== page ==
[Pharo-project] About new inspector
stephane.ducasse at inria.fr
Tue Feb 16 03:21:23 EST 2010
there is a really nice discussion on supporting (not having an inspector breaking) when browsing
proxy. Can you have a look?
"What happens is the inspector asks for "self class allInstVarNames"
and then tries to get each value with "self instVarNamed: aName". The
problem is, self class allInstVarNames answers the instVars of the
future class, but "self instVarNamed: aName" gets passed up to the
MIMEDocument by #doesNotUnderstand: and the MIMEDocument throws an
error because of course it doesn't have the correct instant vars.
The old inspectors weren't as intrusive and worked, these new tools
clearly still have some bugs. Since ProtoObject, the superclass for
any such proxies doesn't do #instVarNamed:, such code in the inspector
will blow up anytime one attempts to inspect any kind of proxy. I
would report this as a bug to whoever is maintaining the new inspector
So the only way I know to produce the 'bug' is to load the SFuture class he describes
in the blogpost I mention above then run the example I posted in step two. If this
is the wrong place to report this then let me know and I'll keep looking for the
Delete commentComment 4 by pdebruic, Today (14 hours ago)
The default, I think. I haven't changed anything.
SystemBrowser default Ctrl-p gives OBSystemBrowserAdaptor
Delete commentComment 5 by marcus.denker, Today (11 hours ago)
I think the problem is this:
-> ProtoObject implements a *minimal* object. This way, Proxies or Futures can use #doesNotUnderstand
to implement what they implement. That is, for the example of the Proxy, every message is forwarded to the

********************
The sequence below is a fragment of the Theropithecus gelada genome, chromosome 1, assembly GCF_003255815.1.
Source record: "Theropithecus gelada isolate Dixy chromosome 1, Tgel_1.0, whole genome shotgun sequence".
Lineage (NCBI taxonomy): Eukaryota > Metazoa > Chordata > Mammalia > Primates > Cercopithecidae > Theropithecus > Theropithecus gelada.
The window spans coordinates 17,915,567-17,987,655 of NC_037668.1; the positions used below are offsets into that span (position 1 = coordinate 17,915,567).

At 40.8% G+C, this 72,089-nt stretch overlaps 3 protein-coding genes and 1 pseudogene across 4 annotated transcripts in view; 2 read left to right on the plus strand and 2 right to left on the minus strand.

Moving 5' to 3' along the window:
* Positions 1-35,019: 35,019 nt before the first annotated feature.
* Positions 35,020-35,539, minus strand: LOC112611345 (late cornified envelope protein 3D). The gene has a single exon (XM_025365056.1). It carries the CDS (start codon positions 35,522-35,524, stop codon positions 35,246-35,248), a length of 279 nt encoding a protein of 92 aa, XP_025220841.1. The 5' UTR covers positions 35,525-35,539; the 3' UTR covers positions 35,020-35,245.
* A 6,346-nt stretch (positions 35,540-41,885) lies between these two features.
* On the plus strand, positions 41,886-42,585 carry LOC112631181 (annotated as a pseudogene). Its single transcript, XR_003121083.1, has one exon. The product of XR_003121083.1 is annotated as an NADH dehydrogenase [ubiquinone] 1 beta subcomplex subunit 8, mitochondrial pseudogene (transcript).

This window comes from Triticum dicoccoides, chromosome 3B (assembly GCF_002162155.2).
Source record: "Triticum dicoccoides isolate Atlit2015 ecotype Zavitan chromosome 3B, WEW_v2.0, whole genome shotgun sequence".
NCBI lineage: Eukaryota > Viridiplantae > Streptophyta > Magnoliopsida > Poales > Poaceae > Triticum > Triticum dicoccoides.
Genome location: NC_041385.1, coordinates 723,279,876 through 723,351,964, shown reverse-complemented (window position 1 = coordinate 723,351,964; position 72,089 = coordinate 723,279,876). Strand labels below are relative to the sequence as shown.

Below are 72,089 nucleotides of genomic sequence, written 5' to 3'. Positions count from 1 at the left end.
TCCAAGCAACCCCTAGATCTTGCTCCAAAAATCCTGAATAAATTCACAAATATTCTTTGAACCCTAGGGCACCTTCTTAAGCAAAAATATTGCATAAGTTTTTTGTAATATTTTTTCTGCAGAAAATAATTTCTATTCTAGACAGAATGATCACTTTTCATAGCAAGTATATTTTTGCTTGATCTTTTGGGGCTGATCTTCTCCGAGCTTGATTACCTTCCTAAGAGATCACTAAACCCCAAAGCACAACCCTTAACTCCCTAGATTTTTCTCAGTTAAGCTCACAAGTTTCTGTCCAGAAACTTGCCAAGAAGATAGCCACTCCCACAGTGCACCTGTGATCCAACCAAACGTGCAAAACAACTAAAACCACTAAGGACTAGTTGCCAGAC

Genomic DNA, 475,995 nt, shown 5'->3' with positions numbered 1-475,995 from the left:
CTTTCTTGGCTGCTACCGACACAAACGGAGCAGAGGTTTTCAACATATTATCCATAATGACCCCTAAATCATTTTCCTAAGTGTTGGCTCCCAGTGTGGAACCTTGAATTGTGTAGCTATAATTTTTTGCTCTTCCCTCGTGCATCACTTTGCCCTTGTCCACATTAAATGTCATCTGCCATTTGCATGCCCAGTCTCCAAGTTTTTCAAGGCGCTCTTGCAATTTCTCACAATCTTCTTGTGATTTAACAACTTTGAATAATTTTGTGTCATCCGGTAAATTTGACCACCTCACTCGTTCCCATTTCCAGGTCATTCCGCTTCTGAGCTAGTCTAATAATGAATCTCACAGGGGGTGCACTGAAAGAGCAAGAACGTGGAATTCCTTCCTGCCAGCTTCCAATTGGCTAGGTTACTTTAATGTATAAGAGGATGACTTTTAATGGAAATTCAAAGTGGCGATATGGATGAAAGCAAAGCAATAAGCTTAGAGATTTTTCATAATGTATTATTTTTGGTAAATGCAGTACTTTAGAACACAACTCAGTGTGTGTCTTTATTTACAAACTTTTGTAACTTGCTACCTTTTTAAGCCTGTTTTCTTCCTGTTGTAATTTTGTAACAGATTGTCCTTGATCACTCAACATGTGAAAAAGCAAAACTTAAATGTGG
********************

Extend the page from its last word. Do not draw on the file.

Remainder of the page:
-> Now we do not know what exactly you want to forward. Should an inspector inspect the local proxy? Ot the
remote object? You decide. Your subclass of ProtoObject copies as many objects from Object as you want.
(often all that are needed to inspect the *proxy* vs. the remote object).
I think Ramon fine-tuned his implementation for the normal old inspector. Now when you use another one,
it uses other methods in addition to the one implemented in the Future --> confusion. Chaos. Bug.
But: We can not fix this. this is purely the responsibility of the implementor of the subclass of ProtoObject.
So. next action:
-> We fix (uhm, remove) the croquet Future code that is just plain confusing.
-> We think hard if it's really a problem in the new inspector vs. a missing method on the Future.
(and, yes, all this sucks anyway.... we are hard at work to make reflection better and solve all this in a *much*
nicer way... but that's research...)
Delete commentComment 6 by ramon.leon, Today (10 hours ago)
It's not just the Future proxy that'll have problems, it's proxies in general. The
way the current inspector is written won't work with any proxy I see in my image,
SoapHref, SFuture, MAProxyObject, MADynamicObject, probably the Glorp record proxy,
because it assume it can use #instVarNamed: on an instance using values from
"anInstance class allInstVarNames" which in the case of *any* proxy won't work unless
the proxy implements a version of #instVarNamed:.
This is confusing because now the proxy is no longer behaving as a proxy, now
reflectively it's answering values for itself rather than the instance being proxied.
Another solution would be if the proxy overrode #class to return the class of the
proxied instance, but I've always assumed all hell would break loose if you overrode
#class, I didn't think it safe to do, and I've not seen any other proxy class do this.
Regardless of the ultimate solution, the inspector shouldn't blow up, it should catch
the exception and have some default rendering behavior for when it can't inspect an
object for some reason. Do you not agree?
Delete commentComment 7 by stephane.ducasse, Today (moments ago)
Yes I agree.
We should contact frederick.
I think that the inspector should know that it is browsing a proxy and pay attention.
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